Bainbridge is a remote country village, situated among the high lands or Fells on the north-western border of Yorkshire. The mountains there send out great projecting buttresses into the dales; and the waters rush down from the hills, and form waterfalls or Forces, which Turner has done so much to illustrate. The river Bain runs into the Yore at Bainbridge, which is supposed to be the site of an old Roman station. Over the door of the Grammar School is a mermaid, said to have been found in a camp on the top of Addleborough, a remarkable limestone hill which rises to the south-east of Bainbridge. It is in this grammar-school that we find the subject of this little autobiography. He must be allowed to tell the story of his life — which he describes as ' Work: Good, Bad, and Indifferent' --in his own words:

"I was born on November 20th, 1853. In my childhood I suffered from ill-health. My parents let me play about in the open air, and did not put me to school until I had turned my sixth year. One day, playing in the shoemaker's shop, William Farrel asked me if I knew my letters. I answered 'No.' He then took down a primer from a shelf, and began to teach me the alphabet, at the same time amusing me by likening the letters to familiar objects in his shop. I soon learned to read, and in about six weeks I surprised my father by reading from an easy book which the shoemaker had given me.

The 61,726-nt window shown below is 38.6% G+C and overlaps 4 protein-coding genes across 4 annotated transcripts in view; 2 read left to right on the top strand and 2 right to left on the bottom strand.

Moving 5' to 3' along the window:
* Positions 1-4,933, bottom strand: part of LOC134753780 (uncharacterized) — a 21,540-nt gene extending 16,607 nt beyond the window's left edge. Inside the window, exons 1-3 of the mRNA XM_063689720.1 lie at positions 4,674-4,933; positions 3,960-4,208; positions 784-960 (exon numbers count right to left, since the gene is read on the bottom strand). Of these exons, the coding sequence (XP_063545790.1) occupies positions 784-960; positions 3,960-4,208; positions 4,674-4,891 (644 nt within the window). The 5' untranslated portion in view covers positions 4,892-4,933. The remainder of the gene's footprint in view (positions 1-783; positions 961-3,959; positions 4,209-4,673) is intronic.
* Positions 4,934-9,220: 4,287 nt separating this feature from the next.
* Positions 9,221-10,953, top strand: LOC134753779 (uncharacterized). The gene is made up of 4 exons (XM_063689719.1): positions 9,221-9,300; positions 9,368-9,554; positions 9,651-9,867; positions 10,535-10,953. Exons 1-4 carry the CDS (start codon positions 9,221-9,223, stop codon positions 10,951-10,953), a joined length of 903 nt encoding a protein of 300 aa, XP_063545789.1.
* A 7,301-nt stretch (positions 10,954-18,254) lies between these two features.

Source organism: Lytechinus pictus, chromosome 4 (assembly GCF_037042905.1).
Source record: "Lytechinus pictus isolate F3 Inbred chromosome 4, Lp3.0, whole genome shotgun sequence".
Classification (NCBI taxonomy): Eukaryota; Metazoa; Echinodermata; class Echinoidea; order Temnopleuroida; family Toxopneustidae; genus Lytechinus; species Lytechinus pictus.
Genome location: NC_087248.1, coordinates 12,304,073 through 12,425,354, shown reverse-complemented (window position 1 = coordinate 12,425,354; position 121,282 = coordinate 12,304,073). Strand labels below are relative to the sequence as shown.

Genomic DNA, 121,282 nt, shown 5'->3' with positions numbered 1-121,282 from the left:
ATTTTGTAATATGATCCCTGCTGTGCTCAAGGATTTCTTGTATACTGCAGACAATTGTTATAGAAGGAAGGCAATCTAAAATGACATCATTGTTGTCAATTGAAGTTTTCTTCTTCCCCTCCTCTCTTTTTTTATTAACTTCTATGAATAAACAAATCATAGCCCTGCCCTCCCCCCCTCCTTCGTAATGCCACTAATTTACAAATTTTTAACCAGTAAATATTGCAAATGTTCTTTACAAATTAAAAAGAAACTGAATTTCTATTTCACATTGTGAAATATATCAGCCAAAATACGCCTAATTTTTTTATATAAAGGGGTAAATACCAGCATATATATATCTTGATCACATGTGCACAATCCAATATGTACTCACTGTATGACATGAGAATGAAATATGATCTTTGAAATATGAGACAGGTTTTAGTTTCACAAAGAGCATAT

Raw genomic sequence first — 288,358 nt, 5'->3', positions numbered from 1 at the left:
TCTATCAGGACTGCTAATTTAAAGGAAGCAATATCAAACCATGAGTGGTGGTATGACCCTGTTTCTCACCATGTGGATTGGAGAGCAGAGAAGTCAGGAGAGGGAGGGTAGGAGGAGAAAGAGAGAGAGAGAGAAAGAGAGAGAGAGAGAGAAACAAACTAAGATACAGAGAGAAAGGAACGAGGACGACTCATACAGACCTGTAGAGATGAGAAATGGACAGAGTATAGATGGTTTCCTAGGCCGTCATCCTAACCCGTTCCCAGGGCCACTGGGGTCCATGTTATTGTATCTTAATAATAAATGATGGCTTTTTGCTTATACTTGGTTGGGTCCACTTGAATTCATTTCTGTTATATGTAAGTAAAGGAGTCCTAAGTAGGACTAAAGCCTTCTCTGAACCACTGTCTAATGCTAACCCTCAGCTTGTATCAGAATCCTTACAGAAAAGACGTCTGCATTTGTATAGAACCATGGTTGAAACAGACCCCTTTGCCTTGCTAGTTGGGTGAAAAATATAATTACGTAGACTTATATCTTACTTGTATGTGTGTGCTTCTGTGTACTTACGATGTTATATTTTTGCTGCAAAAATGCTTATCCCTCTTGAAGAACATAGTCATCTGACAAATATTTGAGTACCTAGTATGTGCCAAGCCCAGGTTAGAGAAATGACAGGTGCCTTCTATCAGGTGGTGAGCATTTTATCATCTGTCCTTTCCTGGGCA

"My father then took me into the school, of which he was master, and my education may be said fairly to have begun. My progress, however, was very slow partly owing to ill-health, but more, I must acknowledge, to carelessness and inattention. In fact, during the first four years I was at school, I learnt very little of anything, with the exception of reciting verses, which I seemed to learn without any mental effort. My memory became very retentive. I found that by attentively reading half a page of print, or more, from any of the school-books, I could repeat the whole of it without missing a word. I can scarcely explain how I did it; but I think it was by paying strict attention to the words as words, and forming a mental picture of the paragraphs as they were grouped in the book. Certain, I am, that their sense never made much impression on me, for, when questioned by the teacher, I was always sent to the bottom of the class, though apparently I had learned my exercise to perfection.